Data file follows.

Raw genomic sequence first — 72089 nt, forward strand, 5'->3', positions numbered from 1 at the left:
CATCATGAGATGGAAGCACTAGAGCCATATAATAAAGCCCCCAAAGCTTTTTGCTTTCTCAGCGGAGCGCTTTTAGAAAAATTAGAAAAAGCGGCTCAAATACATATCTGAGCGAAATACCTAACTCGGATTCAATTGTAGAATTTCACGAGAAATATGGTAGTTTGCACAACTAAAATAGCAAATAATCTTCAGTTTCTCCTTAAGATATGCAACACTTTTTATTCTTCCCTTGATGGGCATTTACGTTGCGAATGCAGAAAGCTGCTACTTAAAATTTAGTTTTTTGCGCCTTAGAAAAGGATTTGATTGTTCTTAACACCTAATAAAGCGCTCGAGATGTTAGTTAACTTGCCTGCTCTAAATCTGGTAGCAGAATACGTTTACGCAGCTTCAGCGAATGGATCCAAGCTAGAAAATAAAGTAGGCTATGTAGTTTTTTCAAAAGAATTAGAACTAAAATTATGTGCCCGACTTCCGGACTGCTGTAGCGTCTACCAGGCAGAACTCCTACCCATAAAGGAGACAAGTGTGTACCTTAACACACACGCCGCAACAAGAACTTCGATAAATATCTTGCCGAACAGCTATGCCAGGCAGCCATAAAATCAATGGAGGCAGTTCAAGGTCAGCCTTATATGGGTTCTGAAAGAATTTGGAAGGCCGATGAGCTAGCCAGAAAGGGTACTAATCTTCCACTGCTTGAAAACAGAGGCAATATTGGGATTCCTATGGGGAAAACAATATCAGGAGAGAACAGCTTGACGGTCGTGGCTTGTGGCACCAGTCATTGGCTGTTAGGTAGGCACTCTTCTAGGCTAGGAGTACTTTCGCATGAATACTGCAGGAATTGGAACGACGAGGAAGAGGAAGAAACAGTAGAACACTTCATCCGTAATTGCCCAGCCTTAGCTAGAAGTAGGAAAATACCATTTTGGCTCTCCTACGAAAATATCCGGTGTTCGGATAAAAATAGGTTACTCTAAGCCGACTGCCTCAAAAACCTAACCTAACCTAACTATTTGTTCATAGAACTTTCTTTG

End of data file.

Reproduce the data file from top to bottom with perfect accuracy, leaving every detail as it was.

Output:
Raw genomic sequence first — 72089 nt, forward strand, 5'->3', positions numbered from 1 at the left:
CATCATGAGATGGAAGCACTAGAGCCATATAATAAAGCCCCCAAAGCTTTTTGCTTTCTCAGCGGAGCGCTTTTAGAAAAATTAGAAAAAGCGGCTCAAATACATATCTGAGCGAAATACCTAACTCGGATTCAATTGTAGAATTTCACGAGAAATATGGTAGTTTGCACAACTAAAATAGCAAATAATCTTCAGTTTCTCCTTAAGATATGCAACACTTTTTATTCTTCCCTTGATGGGCATTTACGTTGCGAATGCAGAAAGCTGCTACTTAAAATTTAGTTTTTTGCGCCTTAGAAAAGGATTTGATTGTTCTTAACACCTAATAAAGCGCTCGAGATGTTAGTTAACTTGCCTGCTCTAAATCTGGTAGCAGAATACGTTTACGCAGCTTCAGCGAATGGATCCAAGCTAGAAAATAAAGTAGGCTATGTAGTTTTTTCAAAAGAATTAGAACTAAAATTATGTGCCCGACTTCCGGACTGCTGTAGCGTCTACCAGGCAGAACTCCTACCCATAAAGGAGACAAGTGTGTACCTTAACACACACGCCGCAACAAGAACTTCGATAAATATCTTGCCGAACAGCTATGCCAGGCAGCCATAAAATCAATGGAGGCAGTTCAAGGTCAGCCTTATATGGGTTCTGAAAGAATTTGGAAGGCCGATGAGCTAGCCAGAAAGGGTACTAATCTTCCACTGCTTGAAAACAGAGGCAATATTGGGATTCCTATGGGGAAAACAATATCAGGAGAGAACAGCTTGACGGTCGTGGCTTGTGGCACCAGTCATTGGCTGTTAGGTAGGCACTCTTCTAGGCTAGGAGTACTTTCGCATGAATACTGCAGGAATTGGAACGACGAGGAAGAGGAAGAAACAGTAGAACACTTCATCCGTAATTGCCCAGCCTTAGCTAGAAGTAGGAAAATACCATTTTGGCTCTCCTACGAAAATATCCGGTGTTCGGATAAAAATAGGTTACTCTAAGCCGACTGCCTCAAAAACCTAACCTAACCTAACTATTTGTTCATAGAACTTTCTTTG